The Owner of the Donkey and the Need of the Lord

The Owner of the Donkey and the Need of the Lord April 15, 2019

There is a double entendre in Mark 11:3 and its parallels, in phrasing that remains fairly consistent across the Gospels, perhaps for that reason. The Greek text says  Ὁ κύριος αὐτοῦ χρείαν ἔχει, which is usually translated in one of the two possible ways that it could be, “The Lord has need of it.” But the reader of the text in English may miss the other possible meaning of the Greek text. The word that means “of it” comes after the word “lord” and the word κύριος, usually translated with “lord” in this passage, also indicates an “owner” (see for instance Matthew 20:8 as one example of this within the New Testament). The result is that the same phrase could equally mean “the lord has need of it” and “its owner has need.” This double meaning is clearly intentional. It remains a very interesting question what (if anything) this indicates about the scenario, whether on the level of the Gospel narratives or in a possible historical event lying behind the texts. Did Jesus make prior arrangements and have a donkey ready for his use, with a prearranged signal to those charged with tending it? Did Jesus supernaturally know about and gain possession of a donkey that belonged to some random person living in this area? Or did Jesus use a pun to get his disciples to, in effect, steal a donkey for him, instructing them to say something if questioned that would make it sound as though the owner of the donkey had sent them, when in fact their Lord was not the donkey’s owner?

Craig Evans’ commentary shows awareness of these possibilities and discusses them and even others.

What’s your impression of this text? Did you read it on Sunday? Did you read it in Greek even if the congregation you were in was reading it in English? Did you notice the double entendre, and assuming you agree that the Gospel authors intended for there to be two ways of understanding the text, what is your impression of what Jesus and/or the Gospel authors intended?

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  • Thinking of the underlying historical event – would the original participants have used Greek? Can this same ambiguity be reproduced in Aramaic?

    • The same basic ambiguity seems at least possible in Aramaic, more or less, but it also seems to work particularly well in Greek. The Peshitta (Syriac) has “our Lord” and so doesn’t have the ambiguity, but that’s a translation into an Aramaic dialect rather than what the Gospel authors, or Jesus, may have crafted.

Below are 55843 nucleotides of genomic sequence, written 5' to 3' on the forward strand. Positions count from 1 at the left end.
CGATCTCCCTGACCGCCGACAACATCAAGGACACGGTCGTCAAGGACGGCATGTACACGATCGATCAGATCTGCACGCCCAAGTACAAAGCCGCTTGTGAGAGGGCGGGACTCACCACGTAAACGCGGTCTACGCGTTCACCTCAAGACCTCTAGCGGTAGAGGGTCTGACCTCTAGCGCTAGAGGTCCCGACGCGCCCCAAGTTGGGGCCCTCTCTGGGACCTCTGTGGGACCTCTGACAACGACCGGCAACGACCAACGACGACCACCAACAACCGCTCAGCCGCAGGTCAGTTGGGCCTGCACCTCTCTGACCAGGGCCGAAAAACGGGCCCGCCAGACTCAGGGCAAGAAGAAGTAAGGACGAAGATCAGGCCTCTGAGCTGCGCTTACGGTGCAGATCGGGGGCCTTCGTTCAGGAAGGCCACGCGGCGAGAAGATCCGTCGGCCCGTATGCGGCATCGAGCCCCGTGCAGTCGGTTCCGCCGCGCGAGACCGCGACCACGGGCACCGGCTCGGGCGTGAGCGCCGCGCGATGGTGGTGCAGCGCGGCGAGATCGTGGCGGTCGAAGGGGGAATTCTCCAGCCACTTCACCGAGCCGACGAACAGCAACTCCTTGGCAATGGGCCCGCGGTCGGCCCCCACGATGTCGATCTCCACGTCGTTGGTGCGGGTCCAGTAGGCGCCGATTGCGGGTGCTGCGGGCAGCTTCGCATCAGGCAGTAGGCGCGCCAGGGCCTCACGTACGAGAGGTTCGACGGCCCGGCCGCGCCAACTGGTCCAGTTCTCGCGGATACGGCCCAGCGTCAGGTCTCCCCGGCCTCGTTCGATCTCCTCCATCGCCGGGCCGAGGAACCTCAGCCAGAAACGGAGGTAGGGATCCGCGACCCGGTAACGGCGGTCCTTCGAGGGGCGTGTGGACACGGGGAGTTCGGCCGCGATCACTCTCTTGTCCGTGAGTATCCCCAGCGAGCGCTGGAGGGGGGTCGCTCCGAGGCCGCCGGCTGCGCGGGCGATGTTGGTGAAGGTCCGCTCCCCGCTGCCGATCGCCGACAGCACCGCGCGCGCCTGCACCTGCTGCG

• Iain Lovejoy

    I never knew this. Thanks.

  • robrecht

    As much as I love the idea (I really do) of Jesus teaching his disciples to be Irish travelers (yes, I’m Irish too) or rather Jewish grifters, I suppose I should probably refer you to Adela Yarbro Collins’ commentary and notes (including text-critical notes), pp 512, 518: “‘The Lord needs it and will send it back here immediately’ (ὁ κύριος αὐτοῦ χρείαν ἔχει καὶ εὐθὺς αὐτὸν ἀποστέλλει πάλιν ὧδε). The second clause, about sending the animal back, makes clear that the first clause should not be translated ‘Its owner needs it’.”

    • The variation across the Gospels is interesting. You can perhaps tell that in church this past Sunday we read Luke’s version, and I had checked that the ambiguous phrase was the same in Mark (ὁ κύριος αὐτοῦ χρείαν ἔχει) but had forgotten about the additional words there. What do you make of the differences between the Gospels? Luke’s fits what I suggest in the blog post better than Mark, but why would Luke shift the range of possible understandings in that direction – unless, of course, this is an instance of a Mark/Q overlap?

      • robrecht

        Maybe Luke was an Irish traveler?

        Or maybe it never occurred to him that by editing out the second part he would be inadvertently teaching future grifters about how to successfully steal donkeys?

        I prefer the former, but fear the latter.

        • robrecht

          Bovon, AB Commentary on Luke, III, 1249, points to Luke’s change to οἱ κύριοι αὐτοῦ in Lk 19,33 to rule out the fun meaning here (‘though he seems to think it’s possible in Mark). Luke would be portraying Jesus as a rather inept or unlucky grifter.

  • Gary

    “It remains a very interesting question what (if anything) this indicates about the scenario, whether on the level of the Gospel narratives or in a possible historical event lying behind the texts.”

    I would say a slight nuance in language would be entirely the author’s invention, and have nothing to do with the historical event. Unlikely that anyone would consider the source and details about acquiring a donkey 30 to 40 years after the event, as important enough to commemorate in an oral or written story. Probably the only thing historical was the fact that there was a donkey. How it was acquired isn’t important to the story.